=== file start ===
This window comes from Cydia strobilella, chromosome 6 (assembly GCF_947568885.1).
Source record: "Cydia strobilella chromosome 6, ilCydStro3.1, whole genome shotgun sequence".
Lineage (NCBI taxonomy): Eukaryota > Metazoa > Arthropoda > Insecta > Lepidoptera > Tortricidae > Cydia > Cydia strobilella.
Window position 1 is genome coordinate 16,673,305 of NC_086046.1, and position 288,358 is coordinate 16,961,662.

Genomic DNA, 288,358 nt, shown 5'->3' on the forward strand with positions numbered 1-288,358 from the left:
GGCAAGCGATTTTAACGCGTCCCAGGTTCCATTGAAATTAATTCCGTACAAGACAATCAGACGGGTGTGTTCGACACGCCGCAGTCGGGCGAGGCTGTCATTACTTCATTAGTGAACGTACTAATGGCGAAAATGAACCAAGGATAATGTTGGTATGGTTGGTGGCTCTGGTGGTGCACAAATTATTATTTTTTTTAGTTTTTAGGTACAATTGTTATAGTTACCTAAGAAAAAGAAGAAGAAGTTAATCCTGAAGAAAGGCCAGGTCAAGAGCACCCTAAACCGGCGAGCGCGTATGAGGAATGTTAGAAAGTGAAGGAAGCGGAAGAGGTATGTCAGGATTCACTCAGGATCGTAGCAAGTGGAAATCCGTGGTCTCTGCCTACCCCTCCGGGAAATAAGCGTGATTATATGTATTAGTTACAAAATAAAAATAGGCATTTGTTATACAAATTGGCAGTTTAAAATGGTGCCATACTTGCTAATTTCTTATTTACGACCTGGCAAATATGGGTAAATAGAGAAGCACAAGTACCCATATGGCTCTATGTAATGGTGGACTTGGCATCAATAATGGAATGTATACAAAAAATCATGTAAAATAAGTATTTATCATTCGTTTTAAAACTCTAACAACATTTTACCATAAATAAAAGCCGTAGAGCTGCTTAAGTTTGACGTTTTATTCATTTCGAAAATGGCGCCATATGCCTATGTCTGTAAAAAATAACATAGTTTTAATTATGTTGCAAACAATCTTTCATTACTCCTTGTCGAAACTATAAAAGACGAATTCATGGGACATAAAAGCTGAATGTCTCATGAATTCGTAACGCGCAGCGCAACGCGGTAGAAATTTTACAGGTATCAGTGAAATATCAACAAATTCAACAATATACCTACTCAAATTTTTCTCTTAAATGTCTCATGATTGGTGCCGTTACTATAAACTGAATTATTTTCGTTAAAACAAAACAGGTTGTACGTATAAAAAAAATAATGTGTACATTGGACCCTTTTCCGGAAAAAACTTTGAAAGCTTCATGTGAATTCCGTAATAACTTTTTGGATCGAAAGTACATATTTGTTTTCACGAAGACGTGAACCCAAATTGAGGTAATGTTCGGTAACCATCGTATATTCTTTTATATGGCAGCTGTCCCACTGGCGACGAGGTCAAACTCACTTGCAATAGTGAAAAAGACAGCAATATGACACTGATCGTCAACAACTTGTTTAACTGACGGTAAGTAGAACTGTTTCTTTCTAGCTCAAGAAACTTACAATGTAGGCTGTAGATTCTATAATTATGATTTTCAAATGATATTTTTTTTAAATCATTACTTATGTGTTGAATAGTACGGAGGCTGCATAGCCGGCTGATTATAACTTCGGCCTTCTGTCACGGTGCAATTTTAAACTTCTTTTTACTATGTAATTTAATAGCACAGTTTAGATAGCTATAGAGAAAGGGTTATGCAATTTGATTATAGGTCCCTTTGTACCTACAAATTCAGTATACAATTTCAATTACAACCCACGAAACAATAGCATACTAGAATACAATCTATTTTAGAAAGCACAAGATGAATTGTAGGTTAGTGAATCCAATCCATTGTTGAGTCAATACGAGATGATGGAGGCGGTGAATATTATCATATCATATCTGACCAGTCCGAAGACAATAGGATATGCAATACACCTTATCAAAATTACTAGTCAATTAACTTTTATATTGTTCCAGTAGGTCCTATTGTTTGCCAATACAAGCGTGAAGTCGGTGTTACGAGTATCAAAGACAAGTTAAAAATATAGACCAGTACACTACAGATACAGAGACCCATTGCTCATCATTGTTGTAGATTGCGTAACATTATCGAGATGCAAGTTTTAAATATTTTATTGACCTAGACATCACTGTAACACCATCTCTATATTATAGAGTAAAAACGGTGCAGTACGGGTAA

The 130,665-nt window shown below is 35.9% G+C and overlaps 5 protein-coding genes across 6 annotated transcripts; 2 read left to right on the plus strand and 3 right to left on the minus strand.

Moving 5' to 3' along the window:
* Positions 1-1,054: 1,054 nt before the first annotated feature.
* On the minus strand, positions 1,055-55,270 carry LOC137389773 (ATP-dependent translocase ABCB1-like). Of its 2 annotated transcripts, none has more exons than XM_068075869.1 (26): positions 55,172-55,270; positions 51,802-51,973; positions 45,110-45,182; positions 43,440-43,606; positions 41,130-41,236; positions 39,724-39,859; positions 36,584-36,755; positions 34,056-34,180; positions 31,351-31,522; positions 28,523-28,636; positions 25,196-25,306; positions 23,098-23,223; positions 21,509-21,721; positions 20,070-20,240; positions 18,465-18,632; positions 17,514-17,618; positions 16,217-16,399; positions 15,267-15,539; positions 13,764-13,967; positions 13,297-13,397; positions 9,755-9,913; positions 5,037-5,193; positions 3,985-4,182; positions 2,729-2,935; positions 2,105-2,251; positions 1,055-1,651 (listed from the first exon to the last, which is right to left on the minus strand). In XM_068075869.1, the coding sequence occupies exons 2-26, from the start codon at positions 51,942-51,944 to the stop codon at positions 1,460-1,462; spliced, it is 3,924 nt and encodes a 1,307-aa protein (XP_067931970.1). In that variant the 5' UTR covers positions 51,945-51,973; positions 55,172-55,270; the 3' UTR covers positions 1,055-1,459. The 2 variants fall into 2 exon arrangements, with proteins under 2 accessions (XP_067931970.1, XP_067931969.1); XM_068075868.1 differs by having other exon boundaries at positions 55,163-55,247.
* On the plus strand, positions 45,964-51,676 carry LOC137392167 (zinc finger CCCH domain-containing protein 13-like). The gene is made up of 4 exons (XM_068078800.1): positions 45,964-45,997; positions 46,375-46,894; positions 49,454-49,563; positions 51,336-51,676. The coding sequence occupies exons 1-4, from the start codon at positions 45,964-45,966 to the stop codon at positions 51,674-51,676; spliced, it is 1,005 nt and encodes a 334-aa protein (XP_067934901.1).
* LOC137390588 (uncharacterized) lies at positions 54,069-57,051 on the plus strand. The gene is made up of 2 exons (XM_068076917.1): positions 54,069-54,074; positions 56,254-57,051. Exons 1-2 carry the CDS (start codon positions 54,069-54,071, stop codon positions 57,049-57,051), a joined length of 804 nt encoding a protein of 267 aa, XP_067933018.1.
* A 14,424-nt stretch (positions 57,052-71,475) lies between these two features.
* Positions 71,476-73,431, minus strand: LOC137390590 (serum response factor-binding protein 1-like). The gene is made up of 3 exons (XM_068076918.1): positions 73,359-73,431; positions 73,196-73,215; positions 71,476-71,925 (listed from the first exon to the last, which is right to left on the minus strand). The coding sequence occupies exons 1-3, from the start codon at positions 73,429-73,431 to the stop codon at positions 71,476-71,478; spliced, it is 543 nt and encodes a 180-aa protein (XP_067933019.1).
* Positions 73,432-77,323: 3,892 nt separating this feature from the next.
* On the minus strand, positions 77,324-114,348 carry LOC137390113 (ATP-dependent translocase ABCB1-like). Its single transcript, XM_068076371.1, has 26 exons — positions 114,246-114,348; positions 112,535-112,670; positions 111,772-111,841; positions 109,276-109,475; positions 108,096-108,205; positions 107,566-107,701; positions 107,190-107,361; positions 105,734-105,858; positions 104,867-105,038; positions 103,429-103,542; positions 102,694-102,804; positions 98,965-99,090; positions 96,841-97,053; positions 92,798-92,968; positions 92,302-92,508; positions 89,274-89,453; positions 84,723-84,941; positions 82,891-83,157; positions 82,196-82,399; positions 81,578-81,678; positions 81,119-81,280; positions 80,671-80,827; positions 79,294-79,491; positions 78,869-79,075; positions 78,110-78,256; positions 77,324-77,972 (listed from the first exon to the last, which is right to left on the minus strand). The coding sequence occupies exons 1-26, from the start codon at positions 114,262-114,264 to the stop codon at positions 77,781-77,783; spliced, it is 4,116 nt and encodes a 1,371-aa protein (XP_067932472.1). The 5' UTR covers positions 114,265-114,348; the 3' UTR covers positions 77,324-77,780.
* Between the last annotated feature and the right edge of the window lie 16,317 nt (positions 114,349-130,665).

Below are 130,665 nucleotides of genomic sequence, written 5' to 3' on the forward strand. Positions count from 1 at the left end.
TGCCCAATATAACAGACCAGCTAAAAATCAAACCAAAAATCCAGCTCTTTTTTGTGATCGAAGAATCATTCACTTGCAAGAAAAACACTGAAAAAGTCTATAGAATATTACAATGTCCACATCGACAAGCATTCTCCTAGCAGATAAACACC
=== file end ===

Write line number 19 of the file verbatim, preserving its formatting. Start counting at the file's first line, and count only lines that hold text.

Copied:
TGCCCAATATAACAGACCAGCTAAAAATCAAACCAAAAATCCAGCTCTTTTTTGTGATCGAAGAATCATTCACTTGCAAGAAAAACACTGAAAAAGTCTATAGAATATTACAATGTCCACATCGACAAGCATTCTCCTAGCAGATAAACACC